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Article: High-frequency stimulation of the ventrolateral thalamus regulates gene expression in hippocampus, motor cortex and caudate-putamen

TitleHigh-frequency stimulation of the ventrolateral thalamus regulates gene expression in hippocampus, motor cortex and caudate-putamen
Authors
KeywordsSubventricular zone
Neuroprotection
Neurogenesis
Microarray
Deep brain stimulation
Issue Date2011
Citation
Brain Research, 2011, v. 1391, p. 1-13 How to Cite?
AbstractHigh-frequency stimulation (HFS) of the ventrolateral (VL) thalamus is effective in treating the resting tremor of Parkinson's disease (PD). PD is a movement disorder that involves neurodegeneration, predominantly of the substantia nigra, but also in other brain areas, such as the motor cortex and hippocampus. The mechanisms of action of HFS on remote brain areas at the molecular level are largely unknown. Here, we investigated gene expression profiles using oligonucleotide microarrays and quantitative real-time PCR in rat hippocampi. We showed that chronic (14 days) HFS modulates the expression of 176 hippocampal genes. Our results showed that genes involved in proliferation and neurogenesis-related biological functions were specifically regulated by HFS, including nestin (Nes) and doublecortin (Dcx), which are expressed in neural progenitor cells and immature neurons, respectively, as well as genes encoding proteins that may support neural differentiation or migration, such as Timp1, Ccl2, S100a4 and Angpt2. Next, we used quantitative real-time PCR (RT-PCR) to profile these six genes in the motor cortex and the caudate-putamen, which included the subventricular zone (CPu-SVZ). Interestingly, HFS increased Dcx expression in the motor cortex whereas Nes was upregulated in the CPu-SVZ but not in the motor cortex. In the CPu-SVZ Timp1 and Ccl2 were highly upregulated by HFS. In conclusion, our findings suggest that HFS may enhance neuroplasticity at the molecular level in several remote brain areas such as the CPu-SVZ, motor cortex and hippocampus. © 2011 Elsevier B.V.
Persistent Identifierhttp://hdl.handle.net/10722/219870
ISSN
2015 Impact Factor: 2.561
2015 SCImago Journal Rankings: 1.351

 

DC FieldValueLanguage
dc.contributor.authorKádár, Elisabeth-
dc.contributor.authorLim, Lee Wei-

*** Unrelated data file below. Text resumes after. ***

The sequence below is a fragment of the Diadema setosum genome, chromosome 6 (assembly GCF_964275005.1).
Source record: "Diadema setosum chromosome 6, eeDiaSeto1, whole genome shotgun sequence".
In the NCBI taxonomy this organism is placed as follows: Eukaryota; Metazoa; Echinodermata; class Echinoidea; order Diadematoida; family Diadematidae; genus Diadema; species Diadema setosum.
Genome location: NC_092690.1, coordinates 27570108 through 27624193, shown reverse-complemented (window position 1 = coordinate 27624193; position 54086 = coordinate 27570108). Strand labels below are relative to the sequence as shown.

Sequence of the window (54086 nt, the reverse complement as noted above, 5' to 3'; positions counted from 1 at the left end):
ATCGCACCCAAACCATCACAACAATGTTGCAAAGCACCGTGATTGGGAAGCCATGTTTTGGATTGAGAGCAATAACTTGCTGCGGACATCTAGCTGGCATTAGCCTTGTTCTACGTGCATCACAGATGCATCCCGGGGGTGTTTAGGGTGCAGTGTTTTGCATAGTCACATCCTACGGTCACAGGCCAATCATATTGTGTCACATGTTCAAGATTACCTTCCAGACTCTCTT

dc.contributor.authorCarreras, Gemma-
dc.contributor.authorGenís, David-
dc.contributor.authorTemel, Yasin-
dc.contributor.authorHuguet, Gemma-
dc.date.accessioned2015-09-24T04:44:11Z-
dc.date.available2015-09-24T04:44:11Z-
dc.date.issued2011-
dc.identifier.citationBrain Research, 2011, v. 1391, p. 1-13-
dc.identifier.issn0006-8993-
dc.identifier.urihttp://hdl.handle.net/10722/219870-
dc.description.abstractHigh-frequency stimulation (HFS) of the ventrolateral (VL) thalamus is effective in treating the resting tremor of Parkinson's disease (PD). PD is a movement disorder that involves neurodegeneration, predominantly of the substantia nigra, but also in other brain areas, such as the motor cortex and hippocampus. The mechanisms of action of HFS on remote brain areas at the molecular level are largely unknown. Here, we investigated gene expression profiles using oligonucleotide microarrays and quantitative real-time PCR in rat hippocampi. We showed that chronic (14 days) HFS modulates the expression of 176 hippocampal genes. Our results showed that genes involved in proliferation and neurogenesis-related biological functions were specifically regulated by HFS, including nestin (Nes) and doublecortin (Dcx), which are expressed in neural progenitor cells and immature neurons, respectively, as well as genes encoding proteins that may support neural differentiation or migration, such as Timp1, Ccl2, S100a4 and Angpt2. Next, we used quantitative real-time PCR (RT-PCR) to profile these six genes in the motor cortex and the caudate-putamen, which included the subventricular zone (CPu-SVZ). Interestingly, HFS increased Dcx expression in the motor cortex whereas Nes was upregulated in the CPu-SVZ but not in the motor cortex. In the CPu-SVZ Timp1 and Ccl2 were highly upregulated by HFS. In conclusion, our findings suggest that HFS may enhance neuroplasticity at the molecular level in several remote brain areas such as the CPu-SVZ, motor cortex and hippocampus. © 2011 Elsevier B.V.-
dc.languageeng-
dc.relation.ispartofBrain Research-
dc.subjectSubventricular zone-
dc.subjectNeuroprotection-
dc.subjectNeurogenesis-
dc.subjectMicroarray-
dc.subjectDeep brain stimulation-
dc.titleHigh-frequency stimulation of the ventrolateral thalamus regulates gene expression in hippocampus, motor cortex and caudate-putamen-
dc.typeArticle-
dc.description.natureLink_to_subscribed_fulltext-
dc.identifier.doi10.1016/j.brainres.2011.03.059-
dc.identifier.pmid21458429-
dc.identifier.scopuseid_2-s2.0-79955580295-
dc.identifier.volume1391-
dc.identifier.spage1-
dc.identifier.epage13-

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